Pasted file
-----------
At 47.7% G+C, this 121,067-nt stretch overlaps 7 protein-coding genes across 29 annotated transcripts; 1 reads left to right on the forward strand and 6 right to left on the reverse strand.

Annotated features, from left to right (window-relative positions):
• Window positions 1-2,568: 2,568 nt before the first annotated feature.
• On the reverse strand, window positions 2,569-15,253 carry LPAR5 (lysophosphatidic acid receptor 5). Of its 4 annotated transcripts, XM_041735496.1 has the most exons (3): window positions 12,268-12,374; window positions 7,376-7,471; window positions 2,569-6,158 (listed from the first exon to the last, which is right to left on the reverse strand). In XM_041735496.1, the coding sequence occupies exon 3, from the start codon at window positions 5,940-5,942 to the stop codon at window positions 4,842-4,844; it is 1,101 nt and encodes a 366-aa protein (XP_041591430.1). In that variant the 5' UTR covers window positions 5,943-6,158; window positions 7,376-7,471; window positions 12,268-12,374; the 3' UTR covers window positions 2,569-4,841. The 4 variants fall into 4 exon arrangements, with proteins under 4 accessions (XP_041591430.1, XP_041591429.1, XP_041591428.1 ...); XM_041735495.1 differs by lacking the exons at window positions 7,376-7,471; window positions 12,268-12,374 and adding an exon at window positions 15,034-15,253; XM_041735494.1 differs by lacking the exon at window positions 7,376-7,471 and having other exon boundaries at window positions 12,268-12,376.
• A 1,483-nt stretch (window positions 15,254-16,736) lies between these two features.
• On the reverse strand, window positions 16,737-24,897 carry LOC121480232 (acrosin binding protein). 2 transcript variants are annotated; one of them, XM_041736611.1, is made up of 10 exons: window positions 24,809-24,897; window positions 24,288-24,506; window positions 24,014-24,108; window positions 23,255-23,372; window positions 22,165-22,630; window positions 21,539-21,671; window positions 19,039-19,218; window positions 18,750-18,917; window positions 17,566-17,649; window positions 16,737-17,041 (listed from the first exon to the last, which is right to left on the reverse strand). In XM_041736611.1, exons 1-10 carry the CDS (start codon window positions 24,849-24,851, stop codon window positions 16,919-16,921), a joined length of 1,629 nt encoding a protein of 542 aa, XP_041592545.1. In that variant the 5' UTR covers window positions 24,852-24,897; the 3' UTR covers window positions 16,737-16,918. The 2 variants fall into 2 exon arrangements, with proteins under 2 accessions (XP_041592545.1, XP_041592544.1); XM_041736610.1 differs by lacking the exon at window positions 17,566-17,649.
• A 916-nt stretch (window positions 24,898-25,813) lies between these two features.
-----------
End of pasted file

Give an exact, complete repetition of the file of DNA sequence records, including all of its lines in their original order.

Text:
At 47.7% G+C, this 121,067-nt stretch overlaps 7 protein-coding genes across 29 annotated transcripts; 1 reads left to right on the forward strand and 6 right to left on the reverse strand.

Annotated features, from left to right (window-relative positions):
• Window positions 1-2,568: 2,568 nt before the first annotated feature.
• On the reverse strand, window positions 2,569-15,253 carry LPAR5 (lysophosphatidic acid receptor 5). Of its 4 annotated transcripts, XM_041735496.1 has the most exons (3): window positions 12,268-12,374; window positions 7,376-7,471; window positions 2,569-6,158 (listed from the first exon to the last, which is right to left on the reverse strand). In XM_041735496.1, the coding sequence occupies exon 3, from the start codon at window positions 5,940-5,942 to the stop codon at window positions 4,842-4,844; it is 1,101 nt and encodes a 366-aa protein (XP_041591430.1). In that variant the 5' UTR covers window positions 5,943-6,158; window positions 7,376-7,471; window positions 12,268-12,374; the 3' UTR covers window positions 2,569-4,841. The 4 variants fall into 4 exon arrangements, with proteins under 4 accessions (XP_041591430.1, XP_041591429.1, XP_041591428.1 ...); XM_041735495.1 differs by lacking the exons at window positions 7,376-7,471; window positions 12,268-12,374 and adding an exon at window positions 15,034-15,253; XM_041735494.1 differs by lacking the exon at window positions 7,376-7,471 and having other exon boundaries at window positions 12,268-12,376.
• A 1,483-nt stretch (window positions 15,254-16,736) lies between these two features.
• On the reverse strand, window positions 16,737-24,897 carry LOC121480232 (acrosin binding protein). 2 transcript variants are annotated; one of them, XM_041736611.1, is made up of 10 exons: window positions 24,809-24,897; window positions 24,288-24,506; window positions 24,014-24,108; window positions 23,255-23,372; window positions 22,165-22,630; window positions 21,539-21,671; window positions 19,039-19,218; window positions 18,750-18,917; window positions 17,566-17,649; window positions 16,737-17,041 (listed from the first exon to the last, which is right to left on the reverse strand). In XM_041736611.1, exons 1-10 carry the CDS (start codon window positions 24,849-24,851, stop codon window positions 16,919-16,921), a joined length of 1,629 nt encoding a protein of 542 aa, XP_041592545.1. In that variant the 5' UTR covers window positions 24,852-24,897; the 3' UTR covers window positions 16,737-16,918. The 2 variants fall into 2 exon arrangements, with proteins under 2 accessions (XP_041592545.1, XP_041592544.1); XM_041736610.1 differs by lacking the exon at window positions 17,566-17,649.
• A 916-nt stretch (window positions 24,898-25,813) lies between these two features.